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  1. #1
    mitty38382's Avatar
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    Question Who is using a Flex Arm tapper besides Tony

    I have been looking at the Flex Arm tappers to do tapping off the CNC machine. We don't tap anything larger than 1/2-20.

    So who is using them and what is your experience with them. Can you form tap with them (3/8-16). How long have you had yours? Any maintenance issues?

    Been thinking of using it with a fixture or jig to hold our parts (plate work) so I can shoot holes. What kind of air consumption?

    Frank S. in Tennessee

  2. #2
    ARB's Avatar
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    Thumbs up

    We have 4 here at the plant and I have one at the home shop. 2 have been here since 1986.
    They are a must have in my book. I can't hardly imagine a shop without one.
    We use the one in the toolroom every single day. Quick and easy.

    Broken taps are pretty darn rare.

    We keep a cordless drill with a countersink right on the table where the air tapper is. Supper handy.

  3. #3
    ShinyMetal is offline Plastic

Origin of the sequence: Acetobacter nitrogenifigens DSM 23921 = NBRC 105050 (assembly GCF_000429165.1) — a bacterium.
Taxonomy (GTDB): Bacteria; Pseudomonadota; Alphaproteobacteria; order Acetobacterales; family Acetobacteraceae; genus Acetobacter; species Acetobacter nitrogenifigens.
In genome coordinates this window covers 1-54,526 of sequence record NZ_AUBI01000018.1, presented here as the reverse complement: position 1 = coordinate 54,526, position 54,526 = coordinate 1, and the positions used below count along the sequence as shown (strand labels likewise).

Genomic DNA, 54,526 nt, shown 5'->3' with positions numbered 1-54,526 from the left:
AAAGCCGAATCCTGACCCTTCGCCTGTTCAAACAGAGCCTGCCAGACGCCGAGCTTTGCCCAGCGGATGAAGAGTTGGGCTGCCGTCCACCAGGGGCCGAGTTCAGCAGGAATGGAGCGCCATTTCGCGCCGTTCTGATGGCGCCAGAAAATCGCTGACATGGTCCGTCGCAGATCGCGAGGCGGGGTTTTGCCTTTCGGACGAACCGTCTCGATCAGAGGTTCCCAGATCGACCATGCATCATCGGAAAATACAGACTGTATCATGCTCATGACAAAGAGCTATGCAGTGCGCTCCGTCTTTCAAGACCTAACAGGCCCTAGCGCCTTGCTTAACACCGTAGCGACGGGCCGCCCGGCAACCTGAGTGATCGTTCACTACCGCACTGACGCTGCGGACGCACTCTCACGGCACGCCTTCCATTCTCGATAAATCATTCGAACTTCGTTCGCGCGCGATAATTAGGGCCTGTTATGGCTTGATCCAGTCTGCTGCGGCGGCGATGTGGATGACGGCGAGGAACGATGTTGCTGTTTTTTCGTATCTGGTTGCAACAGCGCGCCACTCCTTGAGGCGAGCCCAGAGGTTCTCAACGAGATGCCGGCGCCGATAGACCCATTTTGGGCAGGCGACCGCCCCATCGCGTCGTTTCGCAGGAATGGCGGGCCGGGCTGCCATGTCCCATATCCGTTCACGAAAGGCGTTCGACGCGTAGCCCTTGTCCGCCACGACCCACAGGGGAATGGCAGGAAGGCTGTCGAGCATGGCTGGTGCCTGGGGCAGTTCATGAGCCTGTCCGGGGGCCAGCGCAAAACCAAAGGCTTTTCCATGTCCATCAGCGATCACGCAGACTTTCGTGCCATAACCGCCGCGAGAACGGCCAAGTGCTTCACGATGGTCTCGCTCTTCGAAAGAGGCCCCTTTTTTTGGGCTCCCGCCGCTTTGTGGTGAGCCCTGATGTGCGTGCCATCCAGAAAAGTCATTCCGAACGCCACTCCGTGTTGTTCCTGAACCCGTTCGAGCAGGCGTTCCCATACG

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    Had one for 15+ years. Like ARB, can't imagine life without one.

    Ronnie

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    JH-Q is offline Aluminum
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    There is one CMA hydraulic tapping machine where i work at. It is a great machine, beats most CNC equipment in tapping stainless. Mainly because it uses oil/threading paste as lubricant, and has higher low rpm torque. We have used to tap with it from M2.5 up to M24x3 threads on stainless. The adjustable clutch mechanism on the tap holders is great, tapping blind holes to the bottom without being afraid of breaking a tap. Long runs tend to get dirty and boring with the oil, but othervise no complaints.